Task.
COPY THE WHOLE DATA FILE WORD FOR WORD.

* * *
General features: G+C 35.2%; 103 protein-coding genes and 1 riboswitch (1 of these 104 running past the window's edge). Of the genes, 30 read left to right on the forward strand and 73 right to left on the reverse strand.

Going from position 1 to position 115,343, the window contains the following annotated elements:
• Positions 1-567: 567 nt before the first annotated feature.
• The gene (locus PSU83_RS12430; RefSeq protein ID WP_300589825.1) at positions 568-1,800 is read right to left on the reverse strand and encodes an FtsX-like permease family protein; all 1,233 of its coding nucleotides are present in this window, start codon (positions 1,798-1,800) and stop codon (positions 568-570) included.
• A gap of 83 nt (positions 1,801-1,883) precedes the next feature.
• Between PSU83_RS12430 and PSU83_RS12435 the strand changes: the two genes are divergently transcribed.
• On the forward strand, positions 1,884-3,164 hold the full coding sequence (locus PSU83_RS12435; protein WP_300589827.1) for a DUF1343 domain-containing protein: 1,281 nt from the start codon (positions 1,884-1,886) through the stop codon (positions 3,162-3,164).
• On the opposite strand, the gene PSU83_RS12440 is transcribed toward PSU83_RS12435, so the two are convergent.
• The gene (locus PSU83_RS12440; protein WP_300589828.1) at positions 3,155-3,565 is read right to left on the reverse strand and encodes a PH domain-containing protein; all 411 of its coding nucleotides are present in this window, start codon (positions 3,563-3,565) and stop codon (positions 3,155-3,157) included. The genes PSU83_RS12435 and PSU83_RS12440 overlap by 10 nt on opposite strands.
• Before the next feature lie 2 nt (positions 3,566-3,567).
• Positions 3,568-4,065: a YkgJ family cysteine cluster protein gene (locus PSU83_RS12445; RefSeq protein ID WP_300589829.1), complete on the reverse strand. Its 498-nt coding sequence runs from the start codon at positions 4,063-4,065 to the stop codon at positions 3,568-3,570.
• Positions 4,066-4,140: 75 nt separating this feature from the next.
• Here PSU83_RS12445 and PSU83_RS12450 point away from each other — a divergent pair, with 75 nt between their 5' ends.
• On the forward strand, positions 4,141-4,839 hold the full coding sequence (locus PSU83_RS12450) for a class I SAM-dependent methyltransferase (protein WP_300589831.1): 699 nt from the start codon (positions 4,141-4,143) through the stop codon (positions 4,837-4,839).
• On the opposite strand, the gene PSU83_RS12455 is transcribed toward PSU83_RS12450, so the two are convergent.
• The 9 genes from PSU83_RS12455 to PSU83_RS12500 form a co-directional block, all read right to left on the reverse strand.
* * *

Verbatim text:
General features: G+C 35.2%; 103 protein-coding genes and 1 riboswitch (1 of these 104 running past the window's edge). Of the genes, 30 read left to right on the forward strand and 73 right to left on the reverse strand.

Going from position 1 to position 115,343, the window contains the following annotated elements:
• Positions 1-567: 567 nt before the first annotated feature.
• The gene (locus PSU83_RS12430; RefSeq protein ID WP_300589825.1) at positions 568-1,800 is read right to left on the reverse strand and encodes an FtsX-like permease family protein; all 1,233 of its coding nucleotides are present in this window, start codon (positions 1,798-1,800) and stop codon (positions 568-570) included.
• A gap of 83 nt (positions 1,801-1,883) precedes the next feature.
• Between PSU83_RS12430 and PSU83_RS12435 the strand changes: the two genes are divergently transcribed.
• On the forward strand, positions 1,884-3,164 hold the full coding sequence (locus PSU83_RS12435; protein WP_300589827.1) for a DUF1343 domain-containing protein: 1,281 nt from the start codon (positions 1,884-1,886) through the stop codon (positions 3,162-3,164).
• On the opposite strand, the gene PSU83_RS12440 is transcribed toward PSU83_RS12435, so the two are convergent.
• The gene (locus PSU83_RS12440; protein WP_300589828.1) at positions 3,155-3,565 is read right to left on the reverse strand and encodes a PH domain-containing protein; all 411 of its coding nucleotides are present in this window, start codon (positions 3,563-3,565) and stop codon (positions 3,155-3,157) included. The genes PSU83_RS12435 and PSU83_RS12440 overlap by 10 nt on opposite strands.
• Before the next feature lie 2 nt (positions 3,566-3,567).
• Positions 3,568-4,065: a YkgJ family cysteine cluster protein gene (locus PSU83_RS12445; RefSeq protein ID WP_300589829.1), complete on the reverse strand. Its 498-nt coding sequence runs from the start codon at positions 4,063-4,065 to the stop codon at positions 3,568-3,570.
• Positions 4,066-4,140: 75 nt separating this feature from the next.
• Here PSU83_RS12445 and PSU83_RS12450 point away from each other — a divergent pair, with 75 nt between their 5' ends.
• On the forward strand, positions 4,141-4,839 hold the full coding sequence (locus PSU83_RS12450) for a class I SAM-dependent methyltransferase (protein WP_300589831.1): 699 nt from the start codon (positions 4,141-4,143) through the stop codon (positions 4,837-4,839).
• On the opposite strand, the gene PSU83_RS12455 is transcribed toward PSU83_RS12450, so the two are convergent.
• The 9 genes from PSU83_RS12455 to PSU83_RS12500 form a co-directional block, all read right to left on the reverse strand.